The present Commentary piece ruffled some feathers, as predicted by our Medical Advisor Michael Haichin. “Rush for the [conflict of interest] $ection on this one”, said psychedelic researcher Eduardo Schenberg.

ZI Mannheim researcher Moritz Spangemacher, meanwhile, suggested it was somewhat rich for the authors to highlight safety issues with MDMA-AT, given that the commentary was written by “the study team with the most [serious adverse events] in psychedelic research”.

“Whether you agree with these points or not, it raises a lot of important questions”, said researcher Matt Wall on Twitter.

Featured Psychedelic Jobs

Browse more roles and get more job posts to your inbox by signing up for alerts here. Make an account to join our free talent pool, too.

Miscellaneous News

UC Berkeley Poll Shows Support for Psychedelic Policy Reform in U.S.

The inaugural national poll from UC Berkeley’s Center for the Science of Psychedelics (BCSP) demonstrates significant support for psychedelic policy reforms across the United States, with 69% of voters polled endorsing at least two flavours of policy reform.

Despite this propitious context for reforms the poll suggests that some negative or equivocal perceptions of psychedelics persist. A majority of voters do not perceive psychedelics as “good for society”, while 69% said that they’re not “something for people like me”; an interesting result when considered alongside the fact that the same percentage of respondents endorsed some reforms.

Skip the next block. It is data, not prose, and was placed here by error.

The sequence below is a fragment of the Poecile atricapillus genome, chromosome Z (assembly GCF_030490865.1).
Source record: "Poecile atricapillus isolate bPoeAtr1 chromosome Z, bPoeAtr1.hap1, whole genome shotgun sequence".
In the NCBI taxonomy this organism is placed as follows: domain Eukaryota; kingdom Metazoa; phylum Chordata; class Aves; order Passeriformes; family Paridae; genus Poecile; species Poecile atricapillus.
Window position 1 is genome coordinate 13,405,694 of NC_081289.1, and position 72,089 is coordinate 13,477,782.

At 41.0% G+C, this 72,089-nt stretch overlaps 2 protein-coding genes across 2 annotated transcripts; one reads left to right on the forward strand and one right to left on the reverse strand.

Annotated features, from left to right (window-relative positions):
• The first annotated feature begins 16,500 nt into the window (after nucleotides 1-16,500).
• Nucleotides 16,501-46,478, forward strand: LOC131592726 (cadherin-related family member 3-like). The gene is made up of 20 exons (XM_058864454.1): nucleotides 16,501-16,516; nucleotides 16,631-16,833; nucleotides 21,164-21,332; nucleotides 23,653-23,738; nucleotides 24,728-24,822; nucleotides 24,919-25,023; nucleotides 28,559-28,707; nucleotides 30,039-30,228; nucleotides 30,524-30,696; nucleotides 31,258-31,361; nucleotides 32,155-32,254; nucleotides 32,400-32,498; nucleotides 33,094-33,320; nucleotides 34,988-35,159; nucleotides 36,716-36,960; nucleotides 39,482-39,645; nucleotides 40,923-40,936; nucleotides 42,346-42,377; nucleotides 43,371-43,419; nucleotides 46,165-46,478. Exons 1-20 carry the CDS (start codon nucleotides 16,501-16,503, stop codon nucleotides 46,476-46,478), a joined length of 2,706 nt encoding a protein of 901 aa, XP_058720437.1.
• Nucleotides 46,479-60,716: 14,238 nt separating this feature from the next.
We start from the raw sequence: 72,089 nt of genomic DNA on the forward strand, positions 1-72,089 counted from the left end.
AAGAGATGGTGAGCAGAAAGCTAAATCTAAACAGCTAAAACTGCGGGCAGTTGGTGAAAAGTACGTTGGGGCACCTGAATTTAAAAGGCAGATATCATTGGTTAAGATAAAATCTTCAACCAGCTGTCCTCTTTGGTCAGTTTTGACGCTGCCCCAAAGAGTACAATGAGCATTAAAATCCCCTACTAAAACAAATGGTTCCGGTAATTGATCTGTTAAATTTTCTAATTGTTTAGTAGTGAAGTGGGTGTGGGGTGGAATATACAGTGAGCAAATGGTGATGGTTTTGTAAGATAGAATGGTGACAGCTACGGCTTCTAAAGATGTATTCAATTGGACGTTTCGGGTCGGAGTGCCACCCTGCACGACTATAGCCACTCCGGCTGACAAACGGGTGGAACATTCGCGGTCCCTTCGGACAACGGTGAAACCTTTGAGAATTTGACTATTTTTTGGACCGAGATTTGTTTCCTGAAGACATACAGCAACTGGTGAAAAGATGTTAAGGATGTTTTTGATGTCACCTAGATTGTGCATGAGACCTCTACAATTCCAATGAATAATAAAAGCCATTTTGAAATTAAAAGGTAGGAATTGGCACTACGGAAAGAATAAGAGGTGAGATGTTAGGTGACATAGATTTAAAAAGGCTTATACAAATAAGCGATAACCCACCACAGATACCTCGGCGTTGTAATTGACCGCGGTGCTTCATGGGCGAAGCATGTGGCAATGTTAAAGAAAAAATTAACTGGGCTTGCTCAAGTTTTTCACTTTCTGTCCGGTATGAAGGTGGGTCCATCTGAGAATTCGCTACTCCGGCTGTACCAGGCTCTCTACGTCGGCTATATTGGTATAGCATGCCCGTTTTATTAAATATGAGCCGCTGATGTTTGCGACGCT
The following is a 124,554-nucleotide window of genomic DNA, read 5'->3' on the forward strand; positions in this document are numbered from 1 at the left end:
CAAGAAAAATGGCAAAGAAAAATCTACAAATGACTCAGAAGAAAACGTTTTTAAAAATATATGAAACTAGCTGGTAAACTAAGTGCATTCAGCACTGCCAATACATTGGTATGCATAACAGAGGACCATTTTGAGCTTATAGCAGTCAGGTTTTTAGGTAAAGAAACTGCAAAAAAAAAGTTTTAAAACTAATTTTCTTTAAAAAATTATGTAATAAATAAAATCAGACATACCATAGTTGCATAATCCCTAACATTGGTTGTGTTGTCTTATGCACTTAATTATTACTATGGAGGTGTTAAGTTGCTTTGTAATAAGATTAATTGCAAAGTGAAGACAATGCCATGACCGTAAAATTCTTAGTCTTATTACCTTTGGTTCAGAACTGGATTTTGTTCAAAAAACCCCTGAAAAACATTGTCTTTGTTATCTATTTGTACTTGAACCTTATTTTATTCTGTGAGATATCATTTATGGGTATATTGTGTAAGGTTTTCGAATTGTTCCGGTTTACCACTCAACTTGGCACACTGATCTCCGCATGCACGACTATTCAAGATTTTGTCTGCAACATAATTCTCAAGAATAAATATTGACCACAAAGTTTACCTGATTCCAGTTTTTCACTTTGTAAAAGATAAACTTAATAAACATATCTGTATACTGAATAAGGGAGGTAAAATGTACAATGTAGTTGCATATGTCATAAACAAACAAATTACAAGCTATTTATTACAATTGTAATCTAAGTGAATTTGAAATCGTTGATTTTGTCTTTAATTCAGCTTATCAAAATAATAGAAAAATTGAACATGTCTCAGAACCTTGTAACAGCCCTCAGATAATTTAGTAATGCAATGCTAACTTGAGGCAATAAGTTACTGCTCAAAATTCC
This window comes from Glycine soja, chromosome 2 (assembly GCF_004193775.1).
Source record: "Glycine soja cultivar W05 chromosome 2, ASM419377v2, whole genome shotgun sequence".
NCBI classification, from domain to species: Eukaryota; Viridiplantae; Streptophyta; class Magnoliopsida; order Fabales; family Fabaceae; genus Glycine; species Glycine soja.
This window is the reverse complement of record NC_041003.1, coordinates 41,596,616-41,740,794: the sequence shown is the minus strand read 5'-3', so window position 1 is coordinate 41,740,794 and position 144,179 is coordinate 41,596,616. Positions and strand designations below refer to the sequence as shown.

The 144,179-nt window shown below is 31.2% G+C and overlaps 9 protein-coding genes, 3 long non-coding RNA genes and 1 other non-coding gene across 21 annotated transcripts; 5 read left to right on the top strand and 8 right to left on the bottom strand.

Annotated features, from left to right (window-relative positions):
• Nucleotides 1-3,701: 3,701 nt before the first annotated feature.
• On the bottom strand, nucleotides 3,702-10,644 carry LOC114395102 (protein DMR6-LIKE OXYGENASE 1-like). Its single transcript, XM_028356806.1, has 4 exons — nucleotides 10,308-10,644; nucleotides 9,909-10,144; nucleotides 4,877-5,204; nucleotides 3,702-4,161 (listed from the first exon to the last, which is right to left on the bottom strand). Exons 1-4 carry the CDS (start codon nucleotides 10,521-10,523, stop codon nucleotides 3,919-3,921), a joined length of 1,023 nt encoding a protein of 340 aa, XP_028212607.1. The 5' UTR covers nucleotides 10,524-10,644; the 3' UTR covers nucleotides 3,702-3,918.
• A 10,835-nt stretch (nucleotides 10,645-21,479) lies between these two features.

Support for psychedelic policy reforms varies by type. For example, while 61% of respondents support regulated therapeutic use of the drugs, only 49% would support decriminalisation.

Discussing the survey, journalist and author Michael Pollan said that “nuanced debate in media, policy reforms, and public education programs will be most effective when informed by data-driven insights rather than assumption and conducted in thoughtful response to the hopes, fears, and perceptions held by different communities across the US.”

BCSP Executive Director Imran Khan, meanwhile, noted that the results also show that “some communities are being left out of an important public conversation”.